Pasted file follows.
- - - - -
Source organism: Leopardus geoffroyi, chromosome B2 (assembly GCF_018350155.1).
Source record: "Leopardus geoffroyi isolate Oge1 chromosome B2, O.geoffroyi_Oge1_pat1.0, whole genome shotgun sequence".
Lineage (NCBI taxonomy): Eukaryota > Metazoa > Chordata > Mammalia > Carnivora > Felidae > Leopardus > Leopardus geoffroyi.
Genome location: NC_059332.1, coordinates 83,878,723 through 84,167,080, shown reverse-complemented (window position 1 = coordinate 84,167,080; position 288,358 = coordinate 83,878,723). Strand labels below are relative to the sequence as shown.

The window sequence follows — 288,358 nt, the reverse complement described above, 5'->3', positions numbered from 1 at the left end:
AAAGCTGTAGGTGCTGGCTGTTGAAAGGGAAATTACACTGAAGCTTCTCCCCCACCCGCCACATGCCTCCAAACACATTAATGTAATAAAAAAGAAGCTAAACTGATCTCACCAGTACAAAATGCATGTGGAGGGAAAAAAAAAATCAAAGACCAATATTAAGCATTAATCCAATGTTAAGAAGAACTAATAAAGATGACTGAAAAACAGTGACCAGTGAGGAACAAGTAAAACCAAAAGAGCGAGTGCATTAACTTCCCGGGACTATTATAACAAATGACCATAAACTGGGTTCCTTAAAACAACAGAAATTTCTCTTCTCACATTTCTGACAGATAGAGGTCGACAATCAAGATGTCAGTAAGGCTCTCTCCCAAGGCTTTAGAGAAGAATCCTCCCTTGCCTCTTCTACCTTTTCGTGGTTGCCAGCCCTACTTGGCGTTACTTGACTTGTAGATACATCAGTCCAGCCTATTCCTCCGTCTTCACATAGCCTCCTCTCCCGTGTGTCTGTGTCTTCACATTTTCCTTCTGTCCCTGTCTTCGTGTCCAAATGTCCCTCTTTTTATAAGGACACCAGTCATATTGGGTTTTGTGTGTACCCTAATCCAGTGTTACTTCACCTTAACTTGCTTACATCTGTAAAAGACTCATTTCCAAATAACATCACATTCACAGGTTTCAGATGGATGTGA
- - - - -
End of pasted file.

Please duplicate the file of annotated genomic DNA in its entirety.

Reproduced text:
Source organism: Leopardus geoffroyi, chromosome B2 (assembly GCF_018350155.1).
Source record: "Leopardus geoffroyi isolate Oge1 chromosome B2, O.geoffroyi_Oge1_pat1.0, whole genome shotgun sequence".
Lineage (NCBI taxonomy): Eukaryota > Metazoa > Chordata > Mammalia > Carnivora > Felidae > Leopardus > Leopardus geoffroyi.
Genome location: NC_059332.1, coordinates 83,878,723 through 84,167,080, shown reverse-complemented (window position 1 = coordinate 84,167,080; position 288,358 = coordinate 83,878,723). Strand labels below are relative to the sequence as shown.

The window sequence follows — 288,358 nt, the reverse complement described above, 5'->3', positions numbered from 1 at the left end:
AAAGCTGTAGGTGCTGGCTGTTGAAAGGGAAATTACACTGAAGCTTCTCCCCCACCCGCCACATGCCTCCAAACACATTAATGTAATAAAAAAGAAGCTAAACTGATCTCACCAGTACAAAATGCATGTGGAGGGAAAAAAAAAATCAAAGACCAATATTAAGCATTAATCCAATGTTAAGAAGAACTAATAAAGATGACTGAAAAACAGTGACCAGTGAGGAACAAGTAAAACCAAAAGAGCGAGTGCATTAACTTCCCGGGACTATTATAACAAATGACCATAAACTGGGTTCCTTAAAACAACAGAAATTTCTCTTCTCACATTTCTGACAGATAGAGGTCGACAATCAAGATGTCAGTAAGGCTCTCTCCCAAGGCTTTAGAGAAGAATCCTCCCTTGCCTCTTCTACCTTTTCGTGGTTGCCAGCCCTACTTGGCGTTACTTGACTTGTAGATACATCAGTCCAGCCTATTCCTCCGTCTTCACATAGCCTCCTCTCCCGTGTGTCTGTGTCTTCACATTTTCCTTCTGTCCCTGTCTTCGTGTCCAAATGTCCCTCTTTTTATAAGGACACCAGTCATATTGGGTTTTGTGTGTACCCTAATCCAGTGTTACTTCACCTTAACTTGCTTACATCTGTAAAAGACTCATTTCCAAATAACATCACATTCACAGGTTTCAGATGGATGTGA